INDIA’S PO­LIT­I­CAL HEART

India Today - - LEISURE -

COVER STORY beaten in Bi­har and Delhi last year.

The elec­tions may be five months away, but the heat and dust of India’s largest cam­paign is al­ready swirling. Blood has been spilled in the SP camp. The BSP has sharp­ened its claws. The Congress has em­barked on a mas­sive re­cruit­ment drive. The BJP is sneak­ing in its guer­rilla war­riors. Their com­mon ob­jec­tive is to woo, coax or bully India’s biggest elec­torate in the Hindi heart­land, where the un­for­giv­ing poll arith­metic takes no pris­on­ers. This is not an­other league game, as many state elec­tions can be. It’s a knock-out match: the semi-fi­nal for 2019. It is the fourth largest state, with 7.3 per cent of India’s to­tal area Be­tween 2005 and 2014, Ut­tar Pradesh’s GDP grew at 6.6% The im­por­tance of Ut­tar Pradesh to India’s po­lit­i­cal his­tory can­not

WVhiEleTiRt­mIMakAeAs size­able 7 per cent of India in terms of area, the un­ro­man­ti­cally named ‘North­ern Prov­ince’ is the coun­try’s most pop­u­lous state—its 200 mil­lion in­hab­i­tants ac­count for more than 16 per cent of India’s pop­u­la­tion. If Ut­tar Pradesh was a coun­try, it would be the world’s sixth most pop­u­lated.

This stag­ger­ing statis­tic not­with­stand­ing, the state’s im­pact on In­dian Tar­get: All castes and com­mu­ni­ties pAolmit­i­cas­nhaws

ex­cept Mus­lims, Ya­davs and Jatavs lpaargses.Ii­tosne­nadns8d0­paor­wli­aem­re­ont­faVrieantr­si­maaraPno­sis­tiu­versv: Aivmeit Sth­haeh’ssoyrgsat­neisam­tional to the 543-mem­ber Lok Sabha, and push to the booth level seven of India’s eight prime min­is­ters unBtiyl 1S9u9h1ah­nai dSic­nagll­hed UP their home. This tally now stands at eight prime min­is­ters out of 14—and the down­ward tre­nad­mdeilepfi­lymb­mo­tah­keerrs pVeot­prilme aaof the sta­tre­abne’csauasaemit sauagdgme­sit­shtheeroes grad­ual ded­mono’ttion­st­farn­odm a pochsi­atinoc­ne­ofin lead­er­shipfr. oIt­nwt aosf tTo­hfaulfailivUaPr’,s wdeh­seir­theto be at ther­ciet’nsthreis-sst­wa­gaeg­gt­h­eartoMr soudpi er­phoawd edresc.idTe­hde­tyoacroentmesotr­fer­olimkeVl­yartaon­rausni firno2m01g4o,oanns­dththaen­ntraek­teainthtehme sheeaatd on. “aIfte­cranth’te ewlercit­teionas­boatuth­seoc­mose­toon­fe­hiws ho ioslduGnuli­jkaer­atmi beas­in­tioan­lol fsGeanns­dehs—in­apghayrs.ical­lTy,hem­doet-iloinnkain­llgy oafnUdttsaor­cPiar­la­lyd,”es­shays Vfreotm­rimthaean­rat­niononal pao­plithicoan­le­spinotleigrhvitew fbre­og­manCi­hne1n9n8a9i., Hsoeoen­labfto­er­attheesporno-how hreisehrvearo­tiotnhMi­nakns,da“lIfCohmemi­sisc­sioon­fron­tec­damwei­itnhtotwfoorceg,uwysit,hhMeuwlaiy­lal mfi’gsht. If tShaem­rea­jawraed­fioPuarr,thy­eemweil­rl­gnine­goat­si­atthee; but iv­foticheroef tahree­n­teewnl,yheemw­poilwl er­ru­end baaw­caky-.” Twhaartd mcaasytesm. Iatkael­so­hilmeda­toltohse rDain­lit­the ecy­oemsm­ouf nti­htyos­re­ala­ly­ci­c­nugs­btoehmined tthoelBarSgPe, rtfhi­rasnt l­elid­feb­hyeKraoneshtiyR­paic­malaonfdK­tohle­lyn­wboyod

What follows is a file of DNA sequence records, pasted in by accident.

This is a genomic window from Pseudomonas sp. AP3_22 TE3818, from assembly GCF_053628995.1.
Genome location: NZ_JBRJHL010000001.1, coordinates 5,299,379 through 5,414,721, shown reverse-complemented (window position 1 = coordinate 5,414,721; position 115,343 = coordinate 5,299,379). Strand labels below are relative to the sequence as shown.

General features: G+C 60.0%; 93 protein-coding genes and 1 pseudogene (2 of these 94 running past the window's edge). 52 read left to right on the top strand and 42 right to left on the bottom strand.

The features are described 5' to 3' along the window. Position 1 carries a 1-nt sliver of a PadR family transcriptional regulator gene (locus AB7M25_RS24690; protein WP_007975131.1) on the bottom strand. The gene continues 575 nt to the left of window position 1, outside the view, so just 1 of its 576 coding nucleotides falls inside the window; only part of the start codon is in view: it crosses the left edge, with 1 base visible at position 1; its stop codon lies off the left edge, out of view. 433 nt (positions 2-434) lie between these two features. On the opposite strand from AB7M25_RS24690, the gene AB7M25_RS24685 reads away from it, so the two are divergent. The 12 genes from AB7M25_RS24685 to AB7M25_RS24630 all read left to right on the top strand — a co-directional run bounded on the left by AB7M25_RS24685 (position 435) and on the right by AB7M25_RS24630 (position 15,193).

TUTTAR PRADESH Ut­tar Pradesh’s pop­u­la­tion ri­vals that of Brazil. Home to 17% of India’s pop­u­la­tion At 69.7%, Ut­tar Pradesh’s lit­er­acy rate ranks 29th among states and UTs Sup­port­ers: Neg­a­tives: No CM can­di­date yet

A STILL FROM VISARANAI, INDIA’S SUB­MIS­SION TO THE FOR­EIGN LAN­GUAGE CAT­E­GORY IN THE OS­CARS

8 of India’s 14 PMs have come from UP Ut­tar Pradesh has the coun­try’s high­est Dalit pop­u­la­tion hits but Vetri­maaran’s pro­ta­go0nist is prac­ti­cal, an or­di­nary man who lives on tShuepf­proirnt­ger­ess: with rou­tineTais­rgseute: sM.us­lims Mak­ing the or­di­nary ex­traordiPos­i­tives: Mus­lims are not happy with nary is some­thing Vetri­maaran does

SP, may side with Mayawati rather well. He has di­rected three filmNsegiantiv1e0s: Sy­ee­vaer­rasl.seTn­wioroleoadf ertshem— Aad­huavkeale­laftmthe(p2a0rt1y1; n) o ain­n­flduenVti­iaslaranai Neg­a­tives: Weak or­gan­i­sa­tional base; (20M15u)s—limh­laeavdeer­col­lec­tively won nine not seen as a se­ri­ous con­tender na­tional awards, in­clud­ing a best 2012 Assem­bly polls di­rec­tor for Vetri­maaran. Visaranai, his last, was re­cently cho­sen as India’s en­tMry iAn­tJheO­foRreVignOlaTngEuaBgeAcNateK­goSry* at the Os­cars. An adap­ta­tion of auto driver M. Chan­draku­mar’s book,

which44de%tails ag­o­nis­ing22% Lock-Up, his ex­pe­ri­ence as an in­mate and sheds light on the nOeBxCus be­tween po­lice Dal­its Sup­port­ers: Tar­get: 2014 Lok Sabha polls VETRI­MAARAN DMi­uresclit­mor s of VBis­rahram­ni­a­nis Thakurs

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